John Hopkins University was the top medical school in the United States and played a large part in guiding medical education. This school set a precedent for strict segregation of medical education, health care, and medical staff when they opened in 1893. Medical schools nation-wide followed this example, and this left very few hospitals, clinics, or medical schools open to African Americans, especially in the South. [13]
By the 1920s, the health care system was coming increasingly under the control of white medical schools, and the basic infrastructure of the health care system was structured around racial segregation. The facilities available to people of color were very rare and did not have the advancements that white hospitals could afford. [14]
From 1910 to 1970, Meharry Medical College and Howard University School of Medicine were essentially the only sources of trained black health care professionals. According to an article on race and health care published in the Journal of the National Medical Association, any patient of color would have almost no access to affordable health care because the facilities and medical professionals simply did not exist, and the government was not providing funding to equalize the health system. [15]


Poverty in Rural Black Communities in the Southern United States during the 1920s [edit | edit source]

The 1920s is a decade typically remembered for an increase in consumerism and economic prosperity in the United States; however, "more than 60% of Americans lived below the poverty line" during the 1920s. [16]
African Americans, farmers, and sharecroppers suffered the most during this decade, particularly in the South, because they were forced to do laborious, repetitive work for incredibly low wages. [17]
By 1928, over half of United States’ farmers were living in poverty due to the massive debts that followed agricultural overproduction. An increase in supply of certain food, such as wheat, accompanied a decrease in demand for those products, which caused many farmers or sharecroppers to go bankrupt and borrow money from banks to survive. [18]
By 1929, US farmers collectively had over $2 billion in debt; they either had to sell their property, were evicted from their homes, or were forced to work land for nothing to repay debts. These burdens fell disproportionately on the African American communities in the southern United States. [19]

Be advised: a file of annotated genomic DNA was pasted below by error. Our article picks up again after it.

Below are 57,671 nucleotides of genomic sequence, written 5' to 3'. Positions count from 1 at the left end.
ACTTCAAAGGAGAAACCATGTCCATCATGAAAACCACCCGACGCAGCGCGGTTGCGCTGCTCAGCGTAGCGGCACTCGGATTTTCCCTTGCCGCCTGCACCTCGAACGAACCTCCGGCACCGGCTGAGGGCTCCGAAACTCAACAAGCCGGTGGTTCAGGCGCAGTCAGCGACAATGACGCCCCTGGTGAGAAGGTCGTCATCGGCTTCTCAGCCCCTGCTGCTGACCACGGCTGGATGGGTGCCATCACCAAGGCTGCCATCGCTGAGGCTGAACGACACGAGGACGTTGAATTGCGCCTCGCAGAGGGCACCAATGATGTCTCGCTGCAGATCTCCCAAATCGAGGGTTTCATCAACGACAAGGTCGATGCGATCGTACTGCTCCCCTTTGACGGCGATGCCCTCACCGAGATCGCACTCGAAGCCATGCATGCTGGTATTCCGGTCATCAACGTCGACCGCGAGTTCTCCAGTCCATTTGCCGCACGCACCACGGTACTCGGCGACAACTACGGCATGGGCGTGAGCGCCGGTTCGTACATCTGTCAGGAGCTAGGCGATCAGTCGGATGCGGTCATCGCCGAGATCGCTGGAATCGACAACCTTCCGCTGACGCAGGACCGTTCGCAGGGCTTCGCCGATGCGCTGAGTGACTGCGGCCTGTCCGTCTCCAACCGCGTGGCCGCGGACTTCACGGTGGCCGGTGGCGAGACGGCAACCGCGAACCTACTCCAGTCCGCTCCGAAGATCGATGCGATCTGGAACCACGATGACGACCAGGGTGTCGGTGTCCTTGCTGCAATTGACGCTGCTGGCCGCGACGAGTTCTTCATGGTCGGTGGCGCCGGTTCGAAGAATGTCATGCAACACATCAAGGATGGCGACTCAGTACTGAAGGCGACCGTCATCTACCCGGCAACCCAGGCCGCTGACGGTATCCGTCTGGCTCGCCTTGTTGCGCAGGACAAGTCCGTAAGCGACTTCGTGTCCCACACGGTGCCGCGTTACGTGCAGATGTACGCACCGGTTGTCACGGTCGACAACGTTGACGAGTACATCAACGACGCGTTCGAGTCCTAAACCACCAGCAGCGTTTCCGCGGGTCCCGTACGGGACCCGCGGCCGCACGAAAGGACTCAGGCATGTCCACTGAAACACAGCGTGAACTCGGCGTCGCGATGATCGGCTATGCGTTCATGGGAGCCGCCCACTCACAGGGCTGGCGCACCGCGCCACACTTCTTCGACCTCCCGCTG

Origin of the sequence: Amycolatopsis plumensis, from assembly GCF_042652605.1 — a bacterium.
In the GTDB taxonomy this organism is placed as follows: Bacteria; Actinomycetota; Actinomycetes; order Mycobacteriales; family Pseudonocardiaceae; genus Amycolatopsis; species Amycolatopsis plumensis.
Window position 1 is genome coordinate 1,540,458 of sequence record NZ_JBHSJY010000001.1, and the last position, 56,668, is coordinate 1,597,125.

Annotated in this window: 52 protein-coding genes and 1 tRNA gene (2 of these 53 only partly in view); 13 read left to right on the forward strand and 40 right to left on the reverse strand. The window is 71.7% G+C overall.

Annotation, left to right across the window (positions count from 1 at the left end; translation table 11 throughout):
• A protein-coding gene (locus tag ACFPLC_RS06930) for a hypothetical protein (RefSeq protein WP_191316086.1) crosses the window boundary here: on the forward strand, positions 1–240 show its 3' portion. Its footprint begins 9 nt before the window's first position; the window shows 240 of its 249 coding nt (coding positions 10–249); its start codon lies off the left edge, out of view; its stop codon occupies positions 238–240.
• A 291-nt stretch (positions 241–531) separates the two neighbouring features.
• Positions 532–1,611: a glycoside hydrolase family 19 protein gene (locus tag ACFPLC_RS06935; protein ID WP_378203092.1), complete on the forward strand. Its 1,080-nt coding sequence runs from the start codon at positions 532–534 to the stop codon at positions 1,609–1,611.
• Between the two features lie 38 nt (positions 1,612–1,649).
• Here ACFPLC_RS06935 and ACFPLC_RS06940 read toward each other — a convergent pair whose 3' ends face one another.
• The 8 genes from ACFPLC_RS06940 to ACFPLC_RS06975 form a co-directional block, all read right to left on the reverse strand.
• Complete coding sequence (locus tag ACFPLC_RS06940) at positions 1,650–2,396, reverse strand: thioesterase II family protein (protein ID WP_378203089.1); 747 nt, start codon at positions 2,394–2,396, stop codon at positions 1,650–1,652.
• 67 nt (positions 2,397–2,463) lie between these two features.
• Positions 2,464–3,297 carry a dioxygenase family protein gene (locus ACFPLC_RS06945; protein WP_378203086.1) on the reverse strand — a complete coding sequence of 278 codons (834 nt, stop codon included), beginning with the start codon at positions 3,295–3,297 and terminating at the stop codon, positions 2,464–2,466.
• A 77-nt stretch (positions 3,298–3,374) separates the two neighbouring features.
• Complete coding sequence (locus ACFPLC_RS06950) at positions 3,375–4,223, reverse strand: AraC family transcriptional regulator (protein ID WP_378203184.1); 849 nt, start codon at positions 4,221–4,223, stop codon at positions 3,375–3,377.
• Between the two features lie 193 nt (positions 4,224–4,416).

The displacement of large swaths of the African American population led to an increase in hobos or migrant workers in the South, who traveled in search of part-time work. [20]
The instability that many African Americans in the south experienced during the 1920s, as the result of financial struggles, reinforced the cycle of poverty. The children of these farmers were not able to receive a proper education, and there was still a significant literacy gap between races. Without an education, African American children were not able to get out of the cycle of poverty that they were born into. Thus, leaving many African Americans in the south to continue in search of labor-intensive jobs with low wages. [21]

References[edit | edit source]

  1. Pattie Debrow, “I’d Like to Have a Coca Cola”, interviewed by Bernice Kelly Harris, Federal Writers Project, Southern Historical Collection, no. 03709, 1 July 1939.
  2. ibid.
  3. ibid.
  4. ibid.
  5. ibid.
  6. ibid.
  7. ibid.
  8. Karen S Palmer, “A Brief History: Universal Health Care Efforts in the US,” Spring 1999, San Francisco Physicians for a National Health Program Meeting, https://pnhp.org/a-brief-history-universal-health-care-efforts-in-the-us/.
  9. Michael Byrd and Linda Clayton, “Race, Medicine, and Health Care in the United States: A Historical Survey,” Journal of the National Medical Association 93, no. 3 (March 2001): 195, accessed July 8, 2020, https://www.ncbi.nlm.nih.gov/pmc/articles/PMC2593958/pdf/jnma00341-0013.pdf.
  10. ibid.
  11. Michael Byrd and Linda Clayton, “Race, Medicine, and Health Care in the United States: A Historical Survey,” Journal of the National Medical Association 93, no. 3 (March 2001): 115-205, accessed July 8, 2020, https://www.ncbi.nlm.nih.gov/pmc/articles/PMC2593958/pdf/jnma00341-0013.pdf.
  12. Karen S Palmer, “A Brief History: Universal Health Care Efforts in the US,” Spring 1999, San Francisco Physicians for a National Health Program Meeting, https://pnhp.org/a-brief-history-universal-health-care-efforts-in-the-us/.
  13. Michael Byrd and Linda Clayton, “Race, Medicine, and Health Care in the United States: A Historical Survey,” Journal of the National Medical Association 93, no. 3 (March 2001): 115-205, accessed July 8, 2020, https://www.ncbi.nlm.nih.gov/pmc/articles/PMC2593958/pdf/jnma00341-0013.pdf.
  14. ibid.
  15. ibid.
  16. “America in the 1920s,” History Learning, accessed July 9, 2020, https://historylearning.com/modern-world-history/america-1918/america-economy-1920s0/
  17. ibid.
  18. “Economic Problems in the 1920s,” British Broadcasting Corporation, accessed July 8, 2020, https://www.bbc.co.uk/bitesize/guides/zp77pbk/revision/2.
  19. ibid.
  20. “America in the 1920s,” History Learning, accessed July 9, 2020, https://historylearning.com/modern-world-history/america-1918/america-economy-1920s0/
  21. Robert A. Margo, “Historical Perspectives of Racial Economic Differences: A Summary of Recent Research,” The National Bureau of Economic Research Reporter, no. 4, (Winter 2005): 18-21, accessed July 8, 2020. https://www.nber.org/reporter/winter05/winter05.pdf.